No cheers for Yahoo!
Search engine reports profits below forecasts, disappointing guidance; stock tumbles after-hours.
NEW YORK (CNNMoney.com) - Yahoo! investors were not exactly yodeling after the search engine company reported fourth-quarter results Tuesday.
The sound you'd hear from a Yahoo! shareholder was more probably like a howl of anguish.
Yahoo! (Research) stock plunged more than 13 percent after the Internet search and media company reported fourth-quarter earnings of 16 cents a share, excluding one-time items, a penny below Wall Street's expectations.
Sales, excluding traffic acquisition costs (TAC) that Yahoo! shares with affiliate partners, came in at $1.07 billion, roughly in line with analysts' estimates.
The company's guidance also disappointed investors. The company said that for the first quarter, sales excluding TAC would be in a range of $1.04 billion to $1.1 billion. The $1.07 billion midpoint was below the $1.09 billion in sales that Wall Street had been expecting.
And for the full year, Yahoo! said revenue would be between $4.6 billion and $4.85 billion -- with a midpoint of $4.73 billion or so, below the average forecast of $4.79 billion.
Yahoo!'s less-than-stellar results came on the same day as weaker than expected fourth quarter results from chip industry leader Intel. (Research) These reports paint a bleak picture for tech heading into Wednesday.
Stopped in its tracks?
The Nasdaq is up nearly 4.5 percent so far in 2006, largely due to expectations of a rebound in the tech sector, but now investors have reason to question just how strong tech earnings are.
"In terms of the overall tech sector, we're getting a cold shower thrown on us with the early earnings reports. The Nasdaq was off to a good start but now investors are getting a speeding ticket," said Richard Skaggs, co-manager of the Loomis Sayles Growth fund, which owns shares of Yahoo! and Intel.
Even though Yahoo! reported a sales gain of 36 percent from a year ago and an earnings per share increase of 32 percent for the quarter, that was not enough to satisfy Wall Street. After all, Yahoo! was priced for perfection, trading at a multiple of 53 times 2006 earnings estimates.
"The stock was valued as if Yahoo! was going to beat fourth quarter consensus expectations and raise guidance for 2006. Clearly that wasn't the case," said David Garrity, director of research with Investec U.S.
Scott Devitt, an analyst with Stifel Nicolaus & Co., said that the reaction to Yahoo!'s earnings miss was justified. He said that investors had been pricing in an irrational amount of outperformance from the company.
Tempering lofty expectations
Devitt said investors have similarly lofty expectations for Yahoo!'s top rival, Google, and he thinks that as a result of Yahoo!'s miss, investors will start to take a more reasonable look at just how strong the business models are for both companies.
"Earnings estimates should stop going up for both companies and people will try and figure out what the businesses are really worth, which is what they should have been doing in the first place," Devitt said.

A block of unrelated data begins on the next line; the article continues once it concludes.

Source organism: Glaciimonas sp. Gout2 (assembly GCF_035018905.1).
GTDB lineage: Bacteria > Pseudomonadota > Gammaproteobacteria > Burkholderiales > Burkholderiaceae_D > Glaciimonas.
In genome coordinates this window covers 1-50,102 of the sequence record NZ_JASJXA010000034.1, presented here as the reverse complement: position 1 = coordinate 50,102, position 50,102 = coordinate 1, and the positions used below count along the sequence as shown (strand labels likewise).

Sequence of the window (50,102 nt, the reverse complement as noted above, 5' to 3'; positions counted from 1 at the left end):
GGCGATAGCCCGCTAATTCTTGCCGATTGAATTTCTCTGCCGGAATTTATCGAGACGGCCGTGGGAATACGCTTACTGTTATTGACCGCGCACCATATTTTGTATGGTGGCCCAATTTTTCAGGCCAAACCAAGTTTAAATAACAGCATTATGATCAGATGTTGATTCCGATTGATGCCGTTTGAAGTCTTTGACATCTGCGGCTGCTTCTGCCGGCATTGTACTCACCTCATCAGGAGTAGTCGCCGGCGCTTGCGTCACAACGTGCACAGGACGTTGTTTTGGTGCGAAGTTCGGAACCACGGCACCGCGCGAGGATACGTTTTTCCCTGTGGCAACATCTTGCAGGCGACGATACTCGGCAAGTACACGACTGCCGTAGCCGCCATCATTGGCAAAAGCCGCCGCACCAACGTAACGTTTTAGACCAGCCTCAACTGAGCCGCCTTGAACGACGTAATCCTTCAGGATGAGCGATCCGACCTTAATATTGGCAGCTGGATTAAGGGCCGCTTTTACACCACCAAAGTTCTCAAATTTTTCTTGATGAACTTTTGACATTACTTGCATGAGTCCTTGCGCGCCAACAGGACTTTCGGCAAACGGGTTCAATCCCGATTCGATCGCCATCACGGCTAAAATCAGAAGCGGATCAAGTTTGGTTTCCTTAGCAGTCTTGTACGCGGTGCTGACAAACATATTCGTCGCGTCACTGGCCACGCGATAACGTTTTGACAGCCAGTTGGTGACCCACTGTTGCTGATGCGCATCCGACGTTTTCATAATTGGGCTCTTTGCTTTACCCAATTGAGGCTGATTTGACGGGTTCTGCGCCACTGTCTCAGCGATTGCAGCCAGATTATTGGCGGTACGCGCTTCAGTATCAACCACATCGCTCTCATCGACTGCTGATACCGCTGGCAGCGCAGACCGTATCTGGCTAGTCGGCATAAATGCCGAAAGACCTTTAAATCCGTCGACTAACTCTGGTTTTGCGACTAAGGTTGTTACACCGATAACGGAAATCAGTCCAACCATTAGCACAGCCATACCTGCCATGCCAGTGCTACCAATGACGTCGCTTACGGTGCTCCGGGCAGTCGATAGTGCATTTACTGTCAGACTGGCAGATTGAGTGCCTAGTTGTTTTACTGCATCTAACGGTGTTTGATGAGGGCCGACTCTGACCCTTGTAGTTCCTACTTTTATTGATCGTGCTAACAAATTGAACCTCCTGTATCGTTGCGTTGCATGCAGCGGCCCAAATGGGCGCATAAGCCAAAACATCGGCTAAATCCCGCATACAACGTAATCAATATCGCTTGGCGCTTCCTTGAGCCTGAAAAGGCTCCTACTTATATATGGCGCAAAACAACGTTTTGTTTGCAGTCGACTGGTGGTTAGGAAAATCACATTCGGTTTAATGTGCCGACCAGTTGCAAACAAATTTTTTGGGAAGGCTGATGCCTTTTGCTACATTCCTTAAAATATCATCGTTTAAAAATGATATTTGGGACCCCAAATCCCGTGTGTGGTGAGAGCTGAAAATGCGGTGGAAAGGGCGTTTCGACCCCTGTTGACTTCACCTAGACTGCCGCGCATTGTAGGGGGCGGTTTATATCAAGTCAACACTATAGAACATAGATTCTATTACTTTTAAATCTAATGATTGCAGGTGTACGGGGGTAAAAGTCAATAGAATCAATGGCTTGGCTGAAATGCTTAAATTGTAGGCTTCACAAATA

Garrity added that Yahoo's miss should have Google's investors concerned about whether the online advertising outlook for this year is too robust. "Do ducks swim in the water?" Garrity said, when asked about whether the relative weakness of Yahoo!'s results could mean that Google may also have had a tougher-than-expected fourth quarter. Google's (Research) stock dipped in sympathy with Yahoo! in after-hours trading Tuesday, falling more than 3 percent.
Still, shares of Yahoo! have lagged Google during the past year as Google's sales and earnings have grown more rapidly thanks to Google's reliance on sponsored-search advertising, the healthiest area of the online advertising market. But one analyst said it's unfair for Wall Street to try and compare Yahoo! to Google.
"It's unreasonable to expect the type of growth from Yahoo! that you see from Google but people want to see numbers that suggest Yahoo! is doing a good job vis-a-vis Google," said Scott Kessler, an equity analyst with Standard & Poor's.
In fact, Kessler said he expects Yahoo! to continue to try and show how it is different from Google as a way to convince advertising agencies and other media firms that it isn't trying to encroach on all of their business.
Some fear that Google may be in fact doing that. To that end, Google said Tuesday it was buying privately held radio advertising firm dMarc Broadcasting, a move that will expand Google's reach into radio and perhaps other forms of media.
But by partnering with ad agencies, instead of competing with them, Kessler said Yahoo! should be able to keep attract big advertising commitments from well-known brand-name companies, something that Google has yet to do much of.
"With Google buying dMarc, it's obvious that intermediaries in the advertising business are going to have a curious relationship with Google. But Yahoo! is a company that focuses its attention on advertising agencies so that's why it has been more successful with larger companies advertising online."
Along those lines, Yahoo! chief executive officer Terry Semel pointed out several times during the company's conference call with analysts that it wanted to be an advertising "partner" with publishers and added that the company was focused on enhancing "deeper relationships" with its largest advertisers.
Semel, without mentioning Google by name, constantly referred to Yahoo! as being the "Internet leader" and stressed how it can offer advertisers branded-forms of ads, i.e. graphic-based ads, in addition to the types of keyword-search ads that Google depends on for the large bulk of its sales.
"Yahoo! is the only company with both scale and leadership in branded and search advertising," said Semel.
For more about Intel's disappointing quarter, click here.
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